Camira State Forest Home to Endangered Koalas

18/02/22: Camira State Forest - Dalian Pugh Leads Search for Endangered Koalas

This week around a dozen Fridays4Forests protectors met in Camira State Forest (west of the Summerland Way, between Casino and Grafton) with renowned environmentalist and President of the North East Forest Alliance, Dailan Pugh (OAM) to follow up on his work there surveying for our endangered koalas. Dailan has been studying the unburnt section of Camira which is imminently threatened with logging and found considerable evidence of a significant koala colony there. 

Interview Transcript:

INTERVIEWER: Okay Dailan, we're hearing Camira state forests between the Casino and Grafton, can you give us a bit of an understanding of what's going on here,

DAILAN: Camira certainly was one of the ones that was badly affected in the fires in 2019-20. And most of the forest was burnt, there was one patch of about 50 hectares, that was lightly burned, or even some parts escaped the burning. What they're saying  they're doing now with the logging is avoiding the lightly burnt areas and protecting those, at least for three years after the fire. Yet, what they're doing here is they've put aside as a fire offset the most heavily burnt and most recently logged area, and they're saying that's what they're going to protect for all those species that survived the fires, give them the worst in the forest, whereas they're meant to be protecting the best bits. 

I've been in here looking for the best bits and, lo and behold, I found a colony of koalas in there. Quite a few trees with koala scats, a lot of trees with koala scratches. We do have a fire refuge here, for koalas in the areas that were least heavily burnt and in the most heavily burnt forest around here, the koalas just got obliterated. It's a lightly burned area and the unburnt areas is where the koalas are hanging in and we need those areas to repopulate the rest of the forest. That will happen over time but that's gonna take decades for the koala population to recover.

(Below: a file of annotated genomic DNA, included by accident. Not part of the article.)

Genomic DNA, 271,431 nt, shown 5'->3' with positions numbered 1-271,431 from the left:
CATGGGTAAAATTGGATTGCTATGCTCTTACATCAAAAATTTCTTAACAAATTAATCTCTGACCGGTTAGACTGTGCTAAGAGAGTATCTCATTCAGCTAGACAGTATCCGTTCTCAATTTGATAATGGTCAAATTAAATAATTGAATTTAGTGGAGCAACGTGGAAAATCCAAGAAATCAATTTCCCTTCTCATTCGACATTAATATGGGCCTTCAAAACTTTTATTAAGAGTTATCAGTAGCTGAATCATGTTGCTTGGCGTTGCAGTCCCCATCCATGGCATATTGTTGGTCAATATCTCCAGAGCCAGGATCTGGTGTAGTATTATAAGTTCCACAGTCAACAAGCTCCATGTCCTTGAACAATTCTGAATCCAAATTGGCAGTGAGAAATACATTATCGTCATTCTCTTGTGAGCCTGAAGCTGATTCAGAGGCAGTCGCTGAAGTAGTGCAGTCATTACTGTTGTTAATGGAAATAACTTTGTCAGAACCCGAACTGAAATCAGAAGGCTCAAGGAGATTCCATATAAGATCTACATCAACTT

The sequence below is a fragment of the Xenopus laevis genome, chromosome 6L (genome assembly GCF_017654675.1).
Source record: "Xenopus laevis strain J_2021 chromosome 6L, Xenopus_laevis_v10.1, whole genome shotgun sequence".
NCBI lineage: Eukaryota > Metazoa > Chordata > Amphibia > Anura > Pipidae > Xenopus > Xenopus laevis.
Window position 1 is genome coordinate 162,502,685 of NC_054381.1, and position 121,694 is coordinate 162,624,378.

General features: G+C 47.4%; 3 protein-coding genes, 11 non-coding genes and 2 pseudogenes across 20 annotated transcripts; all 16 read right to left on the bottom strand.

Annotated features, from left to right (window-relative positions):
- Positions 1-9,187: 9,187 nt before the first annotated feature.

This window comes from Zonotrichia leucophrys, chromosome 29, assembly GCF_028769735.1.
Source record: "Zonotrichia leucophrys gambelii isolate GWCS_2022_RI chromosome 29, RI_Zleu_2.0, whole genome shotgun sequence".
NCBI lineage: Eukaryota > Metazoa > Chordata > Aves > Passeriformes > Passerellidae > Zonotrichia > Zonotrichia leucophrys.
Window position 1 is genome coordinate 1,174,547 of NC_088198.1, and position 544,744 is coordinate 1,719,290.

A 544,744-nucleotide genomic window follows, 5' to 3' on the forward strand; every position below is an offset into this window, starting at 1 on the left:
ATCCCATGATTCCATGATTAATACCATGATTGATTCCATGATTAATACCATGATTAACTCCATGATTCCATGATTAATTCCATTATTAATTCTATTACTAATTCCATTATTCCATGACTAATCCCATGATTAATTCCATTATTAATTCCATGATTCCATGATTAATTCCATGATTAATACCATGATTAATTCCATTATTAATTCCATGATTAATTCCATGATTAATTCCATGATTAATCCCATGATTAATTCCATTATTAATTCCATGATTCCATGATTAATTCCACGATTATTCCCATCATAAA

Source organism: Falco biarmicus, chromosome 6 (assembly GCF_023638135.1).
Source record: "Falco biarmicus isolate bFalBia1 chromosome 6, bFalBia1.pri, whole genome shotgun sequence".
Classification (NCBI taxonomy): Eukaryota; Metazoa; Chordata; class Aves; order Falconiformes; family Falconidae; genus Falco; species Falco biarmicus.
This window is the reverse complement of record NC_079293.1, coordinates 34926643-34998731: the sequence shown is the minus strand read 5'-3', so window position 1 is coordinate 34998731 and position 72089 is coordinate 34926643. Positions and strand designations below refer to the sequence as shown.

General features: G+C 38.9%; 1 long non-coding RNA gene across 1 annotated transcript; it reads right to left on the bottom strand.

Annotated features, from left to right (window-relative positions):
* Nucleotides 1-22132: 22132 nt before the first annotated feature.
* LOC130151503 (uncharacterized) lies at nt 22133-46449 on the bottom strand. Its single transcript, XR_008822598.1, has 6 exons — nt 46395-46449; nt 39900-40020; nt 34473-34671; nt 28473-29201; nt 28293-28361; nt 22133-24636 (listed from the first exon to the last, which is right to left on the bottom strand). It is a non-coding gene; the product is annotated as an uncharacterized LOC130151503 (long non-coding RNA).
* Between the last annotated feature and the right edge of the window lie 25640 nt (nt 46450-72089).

Given that they're meant to be protecting the least burnt and unburnt areas, what we've done is we've written to the Minister for the Environment, who was advised back in June last year, that he should be putting those places aside, you should tell forestry to do so, and yet he won't do it and neither will the forest minister. They've got that advice and they won't follow it through. So we're trying to highlight that 

I've written to the minister saying, Well, look, here you go here's an example, there's lots of others, of an area that should be being protected now. That's what the minimal requirements of the Natural Resources Commission assessment said, why aren't you doing it? So we're trying to highlight why they should do it? We're trying to say, 'Well, look, here we go. Here's an area like this, its got koalas in it, this koala refuge area is vitally important to protect the future of koalas rather than really heavily trashed forest as they have. 

INTERVIEWER: What can people out there who might be watching this or listening to this do help to support you in that?

DAILAN: Well, we need people to stand up for koalas. So right throughout this region, you know, the Richmond lowlands which Camira is part of, is really important for koalas. There are koalas widespread throughout these forests, it's one of most heavily impacted by the fires, you've probably lost over 80% of the koalas in these forests in the fires and the survivors need a chance to recover. They don't need forestry to come in, take out their remaining feed trees, and that's what's happening. They're targeting their feed trees for logging, and there's only so much a koala can bear. 

We need people to publilcise the issue, talk to people about it, make it a public issue, that we can't go on logging koala habitat. They're now endangered. The reason they're endangered is because we keep on destroying their habitat. Habitat is the most important thing for them. People can also write to the minister themselves, but the main thing is just making a fuss, getting it to the public's attention, letting the public know what's going on, the rest of the community. So whatever you can do to publicize the plight of the koalas and the need to not log their habitat. 

Not to take out the remaining feed trees that's the message we need to get across.”



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